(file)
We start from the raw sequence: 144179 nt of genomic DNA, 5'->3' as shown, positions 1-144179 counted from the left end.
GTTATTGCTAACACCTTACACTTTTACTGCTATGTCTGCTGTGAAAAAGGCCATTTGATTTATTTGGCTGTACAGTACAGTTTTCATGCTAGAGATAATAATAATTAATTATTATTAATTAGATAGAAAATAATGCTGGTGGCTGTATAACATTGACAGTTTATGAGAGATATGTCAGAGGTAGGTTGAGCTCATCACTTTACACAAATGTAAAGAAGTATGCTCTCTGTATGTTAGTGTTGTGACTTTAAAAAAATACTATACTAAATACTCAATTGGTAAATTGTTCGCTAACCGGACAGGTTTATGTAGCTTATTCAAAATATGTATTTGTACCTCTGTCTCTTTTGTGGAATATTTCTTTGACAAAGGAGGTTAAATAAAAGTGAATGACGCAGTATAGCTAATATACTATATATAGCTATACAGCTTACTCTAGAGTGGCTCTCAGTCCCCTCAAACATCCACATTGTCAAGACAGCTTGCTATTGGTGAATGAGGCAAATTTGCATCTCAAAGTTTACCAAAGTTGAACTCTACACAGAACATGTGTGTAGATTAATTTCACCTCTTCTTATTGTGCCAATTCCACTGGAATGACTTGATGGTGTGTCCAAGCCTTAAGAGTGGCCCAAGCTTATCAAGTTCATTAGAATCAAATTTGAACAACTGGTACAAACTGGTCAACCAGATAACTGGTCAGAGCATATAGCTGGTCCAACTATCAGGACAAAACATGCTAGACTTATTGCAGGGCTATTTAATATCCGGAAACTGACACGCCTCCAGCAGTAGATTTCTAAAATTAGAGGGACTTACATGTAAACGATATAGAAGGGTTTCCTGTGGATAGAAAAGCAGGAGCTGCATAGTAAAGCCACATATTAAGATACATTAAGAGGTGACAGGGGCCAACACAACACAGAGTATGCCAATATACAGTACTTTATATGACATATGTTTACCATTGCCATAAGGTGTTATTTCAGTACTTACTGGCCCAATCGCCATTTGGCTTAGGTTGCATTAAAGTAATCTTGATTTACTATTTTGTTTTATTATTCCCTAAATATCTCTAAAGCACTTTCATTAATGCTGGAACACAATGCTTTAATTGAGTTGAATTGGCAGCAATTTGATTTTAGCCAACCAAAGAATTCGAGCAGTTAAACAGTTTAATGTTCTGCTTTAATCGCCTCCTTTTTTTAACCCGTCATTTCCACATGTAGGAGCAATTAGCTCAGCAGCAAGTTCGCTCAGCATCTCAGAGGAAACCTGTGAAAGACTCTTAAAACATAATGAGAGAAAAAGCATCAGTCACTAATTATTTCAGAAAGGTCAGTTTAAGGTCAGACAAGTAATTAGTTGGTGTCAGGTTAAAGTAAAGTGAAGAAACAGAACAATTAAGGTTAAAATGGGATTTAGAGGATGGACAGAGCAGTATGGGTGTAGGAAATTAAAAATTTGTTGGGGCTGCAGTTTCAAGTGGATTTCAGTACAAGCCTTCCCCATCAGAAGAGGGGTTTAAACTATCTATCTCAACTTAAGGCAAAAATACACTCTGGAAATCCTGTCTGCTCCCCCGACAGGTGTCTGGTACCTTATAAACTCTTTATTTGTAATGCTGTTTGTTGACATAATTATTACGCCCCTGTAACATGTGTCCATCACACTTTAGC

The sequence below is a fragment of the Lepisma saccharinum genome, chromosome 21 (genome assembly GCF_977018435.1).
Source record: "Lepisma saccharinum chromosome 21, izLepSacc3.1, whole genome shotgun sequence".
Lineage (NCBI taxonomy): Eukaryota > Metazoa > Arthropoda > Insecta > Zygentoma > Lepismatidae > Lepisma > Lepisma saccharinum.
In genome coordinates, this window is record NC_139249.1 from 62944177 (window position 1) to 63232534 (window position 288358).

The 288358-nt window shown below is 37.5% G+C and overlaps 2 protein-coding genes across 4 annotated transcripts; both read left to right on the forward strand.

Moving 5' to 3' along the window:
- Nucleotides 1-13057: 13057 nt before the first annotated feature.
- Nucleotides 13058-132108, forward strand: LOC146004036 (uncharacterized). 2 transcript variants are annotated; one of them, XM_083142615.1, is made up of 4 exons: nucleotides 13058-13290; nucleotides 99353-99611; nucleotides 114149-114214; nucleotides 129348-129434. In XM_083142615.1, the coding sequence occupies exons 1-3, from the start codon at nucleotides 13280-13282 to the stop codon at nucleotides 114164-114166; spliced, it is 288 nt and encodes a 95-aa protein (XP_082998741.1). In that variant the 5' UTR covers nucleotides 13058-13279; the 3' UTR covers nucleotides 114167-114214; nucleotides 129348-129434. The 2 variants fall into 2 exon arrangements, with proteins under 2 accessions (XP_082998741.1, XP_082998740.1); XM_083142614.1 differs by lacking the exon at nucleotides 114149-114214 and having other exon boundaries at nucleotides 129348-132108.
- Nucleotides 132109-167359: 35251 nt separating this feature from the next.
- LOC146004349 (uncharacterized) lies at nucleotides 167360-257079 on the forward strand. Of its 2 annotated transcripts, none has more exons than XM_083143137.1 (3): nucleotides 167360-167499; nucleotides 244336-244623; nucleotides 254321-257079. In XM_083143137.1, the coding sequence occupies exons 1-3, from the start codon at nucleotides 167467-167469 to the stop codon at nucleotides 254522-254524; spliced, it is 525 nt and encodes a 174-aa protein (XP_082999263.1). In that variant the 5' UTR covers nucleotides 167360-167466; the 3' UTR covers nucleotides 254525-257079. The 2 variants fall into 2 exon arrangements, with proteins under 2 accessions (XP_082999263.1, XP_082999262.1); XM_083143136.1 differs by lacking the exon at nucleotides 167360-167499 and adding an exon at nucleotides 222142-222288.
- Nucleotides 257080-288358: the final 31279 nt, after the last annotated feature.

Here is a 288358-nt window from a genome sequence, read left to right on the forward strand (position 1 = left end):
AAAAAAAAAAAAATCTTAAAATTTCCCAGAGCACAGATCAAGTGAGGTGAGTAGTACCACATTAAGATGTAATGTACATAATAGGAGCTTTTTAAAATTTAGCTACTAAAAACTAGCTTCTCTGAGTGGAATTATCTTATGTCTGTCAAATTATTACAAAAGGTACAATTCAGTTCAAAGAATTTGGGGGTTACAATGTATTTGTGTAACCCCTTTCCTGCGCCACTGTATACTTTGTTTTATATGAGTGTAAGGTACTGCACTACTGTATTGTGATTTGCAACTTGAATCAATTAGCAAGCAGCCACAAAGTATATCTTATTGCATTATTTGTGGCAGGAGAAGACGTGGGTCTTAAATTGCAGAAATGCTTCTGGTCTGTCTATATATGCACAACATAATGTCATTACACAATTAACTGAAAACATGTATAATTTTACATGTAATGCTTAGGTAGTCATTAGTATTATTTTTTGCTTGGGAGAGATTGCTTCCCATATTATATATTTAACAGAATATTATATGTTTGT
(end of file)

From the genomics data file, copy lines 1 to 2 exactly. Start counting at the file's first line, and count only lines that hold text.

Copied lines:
We start from the raw sequence: 144179 nt of genomic DNA, 5'->3' as shown, positions 1-144179 counted from the left end.
GTTATTGCTAACACCTTACACTTTTACTGCTATGTCTGCTGTGAAAAAGGCCATTTGATTTATTTGGCTGTACAGTACAGTTTTCATGCTAGAGATAATAATAATTAATTATTATTAATTAGATAGAAAATAATGCTGGTGGCTGTATAACATTGACAGTTTATGAGAGATATGTCAGAGGTAGGTTGAGCTCATCACTTTACACAAATGTAAAGAAGTATGCTCTCTGTATGTTAGTGTTGTGACTTTAAAAAAATACTATACTAAATACTCAATTGGTAAATTGTTCGCTAACCGGACAGGTTTATGTAGCTTATTCAAAATATGTATTTGTACCTCTGTCTCTTTTGTGGAATATTTCTTTGACAAAGGAGGTTAAATAAAAGTGAATGACGCAGTATAGCTAATATACTATATATAGCTATACAGCTTACTCTAGAGTGGCTCTCAGTCCCCTCAAACATCCACATTGTCAAGACAGCTTGCTATTGGTGAATGAGGCAAATTTGCATCTCAAAGTTTACCAAAGTTGAACTCTACACAGAACATGTGTGTAGATTAATTTCACCTCTTCTTATTGTGCCAATTCCACTGGAATGACTTGATGGTGTGTCCAAGCCTTAAGAGTGGCCCAAGCTTATCAAGTTCATTAGAATCAAATTTGAACAACTGGTACAAACTGGTCAACCAGATAACTGGTCAGAGCATATAGCTGGTCCAACTATCAGGACAAAACATGCTAGACTTATTGCAGGGCTATTTAATATCCGGAAACTGACACGCCTCCAGCAGTAGATTTCTAAAATTAGAGGGACTTACATGTAAACGATATAGAAGGGTTTCCTGTGGATAGAAAAGCAGGAGCTGCATAGTAAAGCCACATATTAAGATACATTAAGAGGTGACAGGGGCCAACACAACACAGAGTATGCCAATATACAGTACTTTATATGACATATGTTTACCATTGCCATAAGGTGTTATTTCAGTACTTACTGGCCCAATCGCCATTTGGCTTAGGTTGCATTAAAGTAATCTTGATTTACTATTTTGTTTTATTATTCCCTAAATATCTCTAAAGCACTTTCATTAATGCTGGAACACAATGCTTTAATTGAGTTGAATTGGCAGCAATTTGATTTTAGCCAACCAAAGAATTCGAGCAGTTAAACAGTTTAATGTTCTGCTTTAATCGCCTCCTTTTTTTAACCCGTCATTTCCACATGTAGGAGCAATTAGCTCAGCAGCAAGTTCGCTCAGCATCTCAGAGGAAACCTGTGAAAGACTCTTAAAACATAATGAGAGAAAAAGCATCAGTCACTAATTATTTCAGAAAGGTCAGTTTAAGGTCAGACAAGTAATTAGTTGGTGTCAGGTTAAAGTAAAGTGAAGAAACAGAACAATTAAGGTTAAAATGGGATTTAGAGGATGGACAGAGCAGTATGGGTGTAGGAAATTAAAAATTTGTTGGGGCTGCAGTTTCAAGTGGATTTCAGTACAAGCCTTCCCCATCAGAAGAGGGGTTTAAACTATCTATCTCAACTTAAGGCAAAAATACACTCTGGAAATCCTGTCTGCTCCCCCGACAGGTGTCTGGTACCTTATAAACTCTTTATTTGTAATGCTGTTTGTTGACATAATTATTACGCCCCTGTAACATGTGTCCATCACACTTTAGC